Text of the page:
There is one word within the EUSSR that’s never to be uttered and thats DEFAULT. No matter what, bank debt must be honoured, God forbid they loose one cent and that is at the heart of the matter in Germany. Just before the German parlimentary elections, nobody wants to be seen bailing out Cyprus or more importantly shady Russia money via the back door since the majority of Cyprus’s debt is owned to Russia.

German Finance Minister Wolfgang Schäuble has publicly stated that he doesn’t think a Cyprus default would have much harm on the euro. Draghi’s response was of the line, “you are a lawyer so STFU”.

A debate has been raging in Germany about Cyprus. Not that the German parliament, which has a say in this, wouldn’t rubberstamp an eventual bailout, as it rubberstamped others before, but right now they’re not in the mood. Cyprus is too much of a mess. Bailing out uninsured depositors of Cypriot banks would set a costly precedent for other countries. And bailing out Russian “black money,” which makes up a large portion of the deposits, would be, well, distasteful in Germany, a few months before the federal elections.

For the tiny country whose economy is barely a rounding error in the Eurozone, it would be an enormous bailout. At €17.5 billion, it would amount to about 100% of GDP: €10 billion for the banks, €6 billion for holders of existing debt, and €1.5 billion to cover budget deficits through 2016. The new debt, a €2.5 billion loan that Russia extended in 2011, and other debt would amount to 150% of GDP, according to Moody’s. Unsustainable. So haircuts would be necessary. But whose hair would be cut?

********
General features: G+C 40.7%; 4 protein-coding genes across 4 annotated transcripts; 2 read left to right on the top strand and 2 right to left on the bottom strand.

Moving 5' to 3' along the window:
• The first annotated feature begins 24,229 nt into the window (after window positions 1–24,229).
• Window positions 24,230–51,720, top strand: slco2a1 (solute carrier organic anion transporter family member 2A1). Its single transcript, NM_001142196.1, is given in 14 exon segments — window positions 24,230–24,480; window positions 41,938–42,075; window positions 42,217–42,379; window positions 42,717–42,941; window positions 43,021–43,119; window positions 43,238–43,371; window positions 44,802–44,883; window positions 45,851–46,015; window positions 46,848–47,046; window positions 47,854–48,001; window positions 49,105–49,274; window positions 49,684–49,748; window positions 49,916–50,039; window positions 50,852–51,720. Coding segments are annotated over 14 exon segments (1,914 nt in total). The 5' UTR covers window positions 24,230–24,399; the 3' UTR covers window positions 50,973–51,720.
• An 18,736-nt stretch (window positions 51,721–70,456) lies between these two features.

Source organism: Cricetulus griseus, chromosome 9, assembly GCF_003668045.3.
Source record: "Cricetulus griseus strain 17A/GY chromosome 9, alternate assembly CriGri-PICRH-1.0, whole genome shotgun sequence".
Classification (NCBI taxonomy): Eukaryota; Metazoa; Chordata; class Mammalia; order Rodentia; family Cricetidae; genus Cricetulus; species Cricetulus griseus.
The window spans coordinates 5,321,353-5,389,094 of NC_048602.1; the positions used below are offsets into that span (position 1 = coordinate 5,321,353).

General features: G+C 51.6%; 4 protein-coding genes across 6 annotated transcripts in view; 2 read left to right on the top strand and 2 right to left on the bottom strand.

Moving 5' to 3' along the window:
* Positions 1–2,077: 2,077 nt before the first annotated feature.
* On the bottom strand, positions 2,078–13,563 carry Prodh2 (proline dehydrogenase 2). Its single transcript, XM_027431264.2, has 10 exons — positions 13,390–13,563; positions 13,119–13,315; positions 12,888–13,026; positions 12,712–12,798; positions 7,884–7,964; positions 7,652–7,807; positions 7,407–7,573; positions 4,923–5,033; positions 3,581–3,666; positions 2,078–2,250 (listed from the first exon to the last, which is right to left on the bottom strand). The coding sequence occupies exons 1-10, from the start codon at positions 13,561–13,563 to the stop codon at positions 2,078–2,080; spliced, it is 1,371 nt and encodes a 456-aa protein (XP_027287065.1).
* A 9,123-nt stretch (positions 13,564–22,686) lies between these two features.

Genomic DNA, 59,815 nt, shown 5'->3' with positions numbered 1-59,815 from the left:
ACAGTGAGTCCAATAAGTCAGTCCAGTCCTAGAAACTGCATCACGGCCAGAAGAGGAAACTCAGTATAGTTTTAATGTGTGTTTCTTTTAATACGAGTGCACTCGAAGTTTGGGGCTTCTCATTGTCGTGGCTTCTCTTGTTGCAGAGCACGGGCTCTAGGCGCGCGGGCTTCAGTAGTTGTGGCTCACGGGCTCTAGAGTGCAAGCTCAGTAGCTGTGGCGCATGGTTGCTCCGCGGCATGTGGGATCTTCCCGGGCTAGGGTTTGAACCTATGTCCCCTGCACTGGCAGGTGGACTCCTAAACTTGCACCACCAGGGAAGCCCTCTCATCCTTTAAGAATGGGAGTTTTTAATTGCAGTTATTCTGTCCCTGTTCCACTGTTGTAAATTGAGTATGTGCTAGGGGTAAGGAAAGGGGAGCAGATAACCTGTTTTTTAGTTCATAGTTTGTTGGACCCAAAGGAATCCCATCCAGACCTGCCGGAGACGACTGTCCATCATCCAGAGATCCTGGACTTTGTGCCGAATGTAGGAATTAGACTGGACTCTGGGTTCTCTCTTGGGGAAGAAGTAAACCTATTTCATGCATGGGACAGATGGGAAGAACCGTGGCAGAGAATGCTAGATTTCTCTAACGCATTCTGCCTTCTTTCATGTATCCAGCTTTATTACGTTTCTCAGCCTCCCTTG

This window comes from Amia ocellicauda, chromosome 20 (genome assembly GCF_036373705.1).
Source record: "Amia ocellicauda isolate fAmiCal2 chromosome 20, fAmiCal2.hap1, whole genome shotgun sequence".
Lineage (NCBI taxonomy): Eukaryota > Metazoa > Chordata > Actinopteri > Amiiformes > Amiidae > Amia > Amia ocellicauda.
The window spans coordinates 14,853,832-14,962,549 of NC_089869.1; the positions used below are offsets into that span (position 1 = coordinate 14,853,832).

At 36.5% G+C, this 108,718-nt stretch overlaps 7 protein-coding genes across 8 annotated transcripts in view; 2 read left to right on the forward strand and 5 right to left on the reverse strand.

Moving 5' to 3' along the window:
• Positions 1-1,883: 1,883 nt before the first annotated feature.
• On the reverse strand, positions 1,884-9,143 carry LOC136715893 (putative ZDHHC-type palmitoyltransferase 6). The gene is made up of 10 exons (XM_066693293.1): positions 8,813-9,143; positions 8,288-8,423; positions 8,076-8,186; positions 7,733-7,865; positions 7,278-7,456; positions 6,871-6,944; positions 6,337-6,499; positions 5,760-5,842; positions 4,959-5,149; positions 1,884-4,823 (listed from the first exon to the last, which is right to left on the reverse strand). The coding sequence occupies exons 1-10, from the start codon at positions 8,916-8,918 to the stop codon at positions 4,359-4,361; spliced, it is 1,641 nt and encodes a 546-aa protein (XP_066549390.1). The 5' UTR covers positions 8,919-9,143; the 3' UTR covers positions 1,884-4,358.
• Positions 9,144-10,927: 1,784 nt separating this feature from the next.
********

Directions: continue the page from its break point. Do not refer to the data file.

As always, there is never an alternative to a bailout. “It’s essential that everybody realizes that a disorderly default of Cyprus could lead to an exit of Cyprus from the Eurozone,” said Olli Rehn, European Commissioner for Economic and Monetary Affairs. “It would be extremely stupid to take any risk of that nature.”